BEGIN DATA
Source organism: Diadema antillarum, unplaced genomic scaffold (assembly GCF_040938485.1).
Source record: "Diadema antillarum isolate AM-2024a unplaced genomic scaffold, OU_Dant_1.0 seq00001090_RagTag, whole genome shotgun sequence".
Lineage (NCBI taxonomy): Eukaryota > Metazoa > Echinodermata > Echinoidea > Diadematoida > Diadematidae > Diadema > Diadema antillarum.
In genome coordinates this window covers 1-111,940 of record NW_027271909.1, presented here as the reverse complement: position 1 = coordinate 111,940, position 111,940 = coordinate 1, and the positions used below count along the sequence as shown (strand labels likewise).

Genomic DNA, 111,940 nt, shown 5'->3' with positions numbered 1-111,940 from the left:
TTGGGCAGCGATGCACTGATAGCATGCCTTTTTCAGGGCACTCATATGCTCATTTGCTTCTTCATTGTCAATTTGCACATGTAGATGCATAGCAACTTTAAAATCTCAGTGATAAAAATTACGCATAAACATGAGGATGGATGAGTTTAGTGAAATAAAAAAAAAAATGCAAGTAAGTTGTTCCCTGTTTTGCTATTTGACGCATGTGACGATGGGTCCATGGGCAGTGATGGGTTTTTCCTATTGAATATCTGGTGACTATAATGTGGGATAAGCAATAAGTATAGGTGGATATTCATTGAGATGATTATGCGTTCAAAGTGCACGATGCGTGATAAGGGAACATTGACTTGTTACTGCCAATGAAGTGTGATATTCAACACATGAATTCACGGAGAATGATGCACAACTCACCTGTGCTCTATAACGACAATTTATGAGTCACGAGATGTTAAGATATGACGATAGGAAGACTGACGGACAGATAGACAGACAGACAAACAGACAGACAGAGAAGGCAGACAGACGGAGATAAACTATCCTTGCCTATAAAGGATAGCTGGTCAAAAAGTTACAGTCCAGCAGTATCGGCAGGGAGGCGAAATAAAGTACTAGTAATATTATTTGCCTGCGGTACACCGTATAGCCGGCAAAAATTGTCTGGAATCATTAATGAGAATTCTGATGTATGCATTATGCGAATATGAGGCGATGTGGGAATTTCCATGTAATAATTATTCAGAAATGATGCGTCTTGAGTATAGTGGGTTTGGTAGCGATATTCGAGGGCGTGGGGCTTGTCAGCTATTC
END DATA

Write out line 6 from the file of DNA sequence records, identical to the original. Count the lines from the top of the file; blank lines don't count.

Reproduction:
TTGGGCAGCGATGCACTGATAGCATGCCTTTTTCAGGGCACTCATATGCTCATTTGCTTCTTCATTGTCAATTTGCACATGTAGATGCATAGCAACTTTAAAATCTCAGTGATAAAAATTACGCATAAACATGAGGATGGATGAGTTTAGTGAAATAAAAAAAAAAATGCAAGTAAGTTGTTCCCTGTTTTGCTATTTGACGCATGTGACGATGGGTCCATGGGCAGTGATGGGTTTTTCCTATTGAATATCTGGTGACTATAATGTGGGATAAGCAATAAGTATAGGTGGATATTCATTGAGATGATTATGCGTTCAAAGTGCACGATGCGTGATAAGGGAACATTGACTTGTTACTGCCAATGAAGTGTGATATTCAACACATGAATTCACGGAGAATGATGCACAACTCACCTGTGCTCTATAACGACAATTTATGAGTCACGAGATGTTAAGATATGACGATAGGAAGACTGACGGACAGATAGACAGACAGACAAACAGACAGACAGAGAAGGCAGACAGACGGAGATAAACTATCCTTGCCTATAAAGGATAGCTGGTCAAAAAGTTACAGTCCAGCAGTATCGGCAGGGAGGCGAAATAAAGTACTAGTAATATTATTTGCCTGCGGTACACCGTATAGCCGGCAAAAATTGTCTGGAATCATTAATGAGAATTCTGATGTATGCATTATGCGAATATGAGGCGATGTGGGAATTTCCATGTAATAATTATTCAGAAATGATGCGTCTTGAGTATAGTGGGTTTGGTAGCGATATTCGAGGGCGTGGGGCTTGTCAGCTATTC